Over the last few days, 2,000,000 workers have taken to the streets nationwide, closing one of the largest industrial ports, blocking factories and refineries, cutting the energy system while ensuring supply to vulnerable communities – a social or ‘Robin Hood’ action. In the capital half a million brought the city and work to a standstill forcing even national monuments to close.
If you missed it, it’s because this happened in France. The capital is Paris and the port city Le Havre. War Austerity is being resisted there too as elsewhere in Europe, where the task ahead is increasingly clear. As one French worker told a journalist: “It’s less joyous, less a feeling we can win with a few demos. But it is serious and sober about the job in front of us,”. Such scale and combativity has yet to find expression here.
It is a year since we saw the birth of the current industrial unrest in the UK, beginning in the construction and education sectors. It’s nearly 8 months since one of the key sections of our class still organised and confident, the transport unions, began to take on the Tory government. The growth of the strike movement since then has spread to health, legal and civil services as well as postal and delivery, fire and ambulance emergency services amongst others.
We’ve just seen the largest single number of people on strike, across sector and industry, than we have seen in more than a generation. How much longer can you go on like this? Striking by rote, one or two days at a time and weeks apart. Drip by drip gains neither momentum nor progress.
It risks bleeding energy, funds and morale from workers and the strike movement ultimately empowering the status quo and thus the bosses. Combat fatigue and mission drift will be the consequences of the cautious trade union strategy designed more to stay on the right side of the bosses law than win by overwhelming it.
By refusing and sabotaging negotiations, the government is revealing its hand. Firstly, it believes it can win by dragging things out and demoralising those on strike and secondly, it is clearly not feeling threatened. It is prepared to pay in lost production what it would have cost to settle the disputes because it’s aim is not resolution but our defeat! Current tactics risk dancing to their tune.
We need to recall that before inflation, the war in Ukraine and these strikes, was Covid, Trump and Grenfell. Before that was the Syrian war, Brexit and the Islamic State. And still earlier, banking collapse, recession and the Fukushima nuclear disaster. This isn’t new, it never stops. This relentless war of capitalism and all its needs devouring us in its wake. This is class war, our subjugation for their ruthless adventures in search of profit. How does it change? What change have we seen? What have we gained?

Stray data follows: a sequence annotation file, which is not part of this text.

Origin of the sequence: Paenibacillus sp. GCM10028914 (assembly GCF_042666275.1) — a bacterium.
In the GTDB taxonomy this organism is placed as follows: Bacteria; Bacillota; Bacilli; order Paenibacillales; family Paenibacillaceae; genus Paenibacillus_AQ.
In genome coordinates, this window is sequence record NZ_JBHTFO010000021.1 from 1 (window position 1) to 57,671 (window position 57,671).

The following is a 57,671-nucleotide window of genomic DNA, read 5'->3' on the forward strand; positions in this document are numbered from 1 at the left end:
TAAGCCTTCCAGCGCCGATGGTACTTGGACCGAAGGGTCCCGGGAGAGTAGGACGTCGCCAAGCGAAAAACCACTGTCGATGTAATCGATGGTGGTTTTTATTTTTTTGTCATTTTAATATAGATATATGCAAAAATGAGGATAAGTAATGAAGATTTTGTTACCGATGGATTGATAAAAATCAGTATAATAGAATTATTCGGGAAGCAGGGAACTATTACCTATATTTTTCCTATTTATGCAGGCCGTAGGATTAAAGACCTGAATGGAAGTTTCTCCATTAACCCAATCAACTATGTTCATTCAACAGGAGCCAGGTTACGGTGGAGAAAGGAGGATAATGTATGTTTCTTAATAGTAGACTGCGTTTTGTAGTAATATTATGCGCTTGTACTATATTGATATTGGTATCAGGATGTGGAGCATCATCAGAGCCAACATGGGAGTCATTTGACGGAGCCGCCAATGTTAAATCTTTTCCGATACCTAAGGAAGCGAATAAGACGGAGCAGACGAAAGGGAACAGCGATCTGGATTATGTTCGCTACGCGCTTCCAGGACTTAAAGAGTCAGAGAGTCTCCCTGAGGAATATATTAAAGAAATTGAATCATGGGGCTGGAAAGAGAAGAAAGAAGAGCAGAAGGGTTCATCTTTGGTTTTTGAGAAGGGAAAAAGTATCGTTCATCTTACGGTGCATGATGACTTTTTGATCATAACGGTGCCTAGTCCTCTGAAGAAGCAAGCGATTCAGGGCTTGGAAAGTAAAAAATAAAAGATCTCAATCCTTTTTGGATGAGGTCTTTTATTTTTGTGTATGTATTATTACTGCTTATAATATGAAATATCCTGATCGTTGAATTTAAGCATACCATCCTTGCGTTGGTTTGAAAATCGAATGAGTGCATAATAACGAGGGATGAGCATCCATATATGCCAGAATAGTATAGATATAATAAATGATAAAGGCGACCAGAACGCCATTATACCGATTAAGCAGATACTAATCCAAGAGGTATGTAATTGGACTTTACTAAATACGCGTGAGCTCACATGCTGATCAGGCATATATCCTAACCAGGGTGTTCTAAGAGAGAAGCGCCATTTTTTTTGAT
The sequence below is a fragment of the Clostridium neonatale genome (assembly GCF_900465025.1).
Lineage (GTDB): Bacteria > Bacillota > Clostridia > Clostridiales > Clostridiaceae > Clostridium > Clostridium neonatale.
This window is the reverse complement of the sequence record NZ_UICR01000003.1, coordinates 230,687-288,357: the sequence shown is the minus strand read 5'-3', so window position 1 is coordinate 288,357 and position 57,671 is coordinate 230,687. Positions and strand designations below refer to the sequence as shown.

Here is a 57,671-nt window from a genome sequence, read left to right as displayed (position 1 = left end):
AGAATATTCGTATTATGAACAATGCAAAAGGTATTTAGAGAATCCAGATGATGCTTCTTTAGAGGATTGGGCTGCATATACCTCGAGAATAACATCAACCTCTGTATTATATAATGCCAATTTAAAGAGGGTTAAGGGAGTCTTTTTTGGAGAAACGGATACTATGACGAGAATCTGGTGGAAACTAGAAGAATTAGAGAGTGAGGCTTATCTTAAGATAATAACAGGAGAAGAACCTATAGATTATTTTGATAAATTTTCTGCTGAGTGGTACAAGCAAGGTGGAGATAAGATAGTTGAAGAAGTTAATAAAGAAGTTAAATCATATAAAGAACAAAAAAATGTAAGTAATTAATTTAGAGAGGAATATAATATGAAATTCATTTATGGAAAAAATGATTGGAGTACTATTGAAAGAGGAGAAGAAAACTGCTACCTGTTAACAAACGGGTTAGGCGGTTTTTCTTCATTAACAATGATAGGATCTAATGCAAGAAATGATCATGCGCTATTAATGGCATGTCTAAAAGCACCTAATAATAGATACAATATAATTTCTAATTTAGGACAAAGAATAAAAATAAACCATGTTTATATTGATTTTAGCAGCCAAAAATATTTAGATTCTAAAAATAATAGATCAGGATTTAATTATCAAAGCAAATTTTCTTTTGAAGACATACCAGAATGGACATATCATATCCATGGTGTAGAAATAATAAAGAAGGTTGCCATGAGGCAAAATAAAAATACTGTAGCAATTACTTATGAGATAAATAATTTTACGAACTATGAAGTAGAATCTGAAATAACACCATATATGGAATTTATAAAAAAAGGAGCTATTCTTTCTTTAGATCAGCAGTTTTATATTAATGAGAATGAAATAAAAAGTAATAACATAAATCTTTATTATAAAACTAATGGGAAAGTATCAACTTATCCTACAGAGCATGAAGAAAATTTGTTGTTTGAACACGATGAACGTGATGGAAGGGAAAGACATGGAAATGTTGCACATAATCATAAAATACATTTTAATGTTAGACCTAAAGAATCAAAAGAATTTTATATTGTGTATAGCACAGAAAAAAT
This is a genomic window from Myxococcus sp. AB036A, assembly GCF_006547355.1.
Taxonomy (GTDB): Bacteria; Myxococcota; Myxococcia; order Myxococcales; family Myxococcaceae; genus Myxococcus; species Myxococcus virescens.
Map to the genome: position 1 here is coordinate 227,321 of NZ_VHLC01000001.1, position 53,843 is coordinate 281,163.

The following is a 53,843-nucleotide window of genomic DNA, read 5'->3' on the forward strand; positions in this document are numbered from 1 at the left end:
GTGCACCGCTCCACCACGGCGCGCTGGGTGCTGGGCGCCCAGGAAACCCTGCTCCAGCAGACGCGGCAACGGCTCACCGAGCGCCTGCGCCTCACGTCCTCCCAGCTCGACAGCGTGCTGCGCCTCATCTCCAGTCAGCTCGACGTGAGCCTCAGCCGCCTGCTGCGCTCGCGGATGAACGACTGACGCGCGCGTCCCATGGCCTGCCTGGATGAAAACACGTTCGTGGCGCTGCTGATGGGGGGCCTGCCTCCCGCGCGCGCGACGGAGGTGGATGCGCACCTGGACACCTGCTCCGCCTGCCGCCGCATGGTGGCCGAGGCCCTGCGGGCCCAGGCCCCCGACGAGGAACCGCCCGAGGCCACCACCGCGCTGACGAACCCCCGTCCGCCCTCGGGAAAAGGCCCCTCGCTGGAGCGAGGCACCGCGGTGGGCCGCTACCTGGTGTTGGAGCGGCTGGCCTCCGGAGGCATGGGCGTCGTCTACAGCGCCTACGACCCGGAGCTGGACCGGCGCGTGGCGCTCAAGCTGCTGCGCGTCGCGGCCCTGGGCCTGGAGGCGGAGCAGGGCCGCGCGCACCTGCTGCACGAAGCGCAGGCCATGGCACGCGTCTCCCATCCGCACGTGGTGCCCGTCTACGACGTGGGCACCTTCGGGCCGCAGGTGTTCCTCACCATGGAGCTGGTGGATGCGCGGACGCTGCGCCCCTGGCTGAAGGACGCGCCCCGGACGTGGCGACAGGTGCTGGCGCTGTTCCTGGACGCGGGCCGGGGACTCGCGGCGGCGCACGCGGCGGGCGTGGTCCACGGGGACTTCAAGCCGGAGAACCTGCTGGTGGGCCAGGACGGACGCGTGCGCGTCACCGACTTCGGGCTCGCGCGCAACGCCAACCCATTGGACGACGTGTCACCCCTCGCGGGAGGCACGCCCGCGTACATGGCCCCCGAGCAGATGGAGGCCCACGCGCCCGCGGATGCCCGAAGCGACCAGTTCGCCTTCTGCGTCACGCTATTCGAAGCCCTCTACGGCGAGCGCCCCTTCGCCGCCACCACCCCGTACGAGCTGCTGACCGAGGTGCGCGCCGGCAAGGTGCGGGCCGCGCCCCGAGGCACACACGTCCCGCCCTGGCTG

Challenging the social peace and costing capital a fortune by withdrawing labour is not ‘very little’, though nowhere near enough. Our role is to highlight that, as frustration grows. We sink or swim together as workers, not judge from the sidelines. Those on strike know what they are risking and will at some point see it could all have been in vain if there is no escalation, risking the safe TU strategy and taking some more radical leaders with them.
At this stage it is a process not an event and we have written about ‘social (‘Robin Hood’) strikes’ as in France, being a possible step forward. Trade Union caution though is clearly a restraining factor and we need to say what we see – postal strikes called off due to legal challenge, nursing unions in Wales pausing for ‘considering’ an offer, rail strikes delayed to allow talks. And for what result?
Our role as workers and militants is to highlight what we see and experience ourselves and on the picket lines – where strikers are unambiguously clear, we want to win! Enough is enough must not just apply to our increasing impoverishment and drift towards capitalist war. It must equally apply to the timidity of our strategy and tactics to fight against this.
The labour establishment Trade Unions, unlike their members, are as reluctant to escalate as the loyal opposition Labour Party. Their caution, their priorities, indeed, their role is to prevent that happening. They are the log on the line that can yet derail the strike movement and the fortunes of the millions who are already sacrificing through struggle and solidarity. Stepping up is not just an option, it is a necessity to challenge the social peace and shake the bosses.
We have said it before and will continue to argue for and encourage other workers and communities to keep or seize the moment and momentum. Form where possible grassroots coordination and decision bodies or assemblies. Networking and showing solidarity across industry and trade for a unification of demands and action, under our direct control not through a bureaucratic filter.
For direct action and the self organised generalisation of strike action everywhere! BEWARE BUREAUCRACY SELL OUT! ESCALATE! COORDINATE! VICTORY TO THE STRIKE MOVEMENT!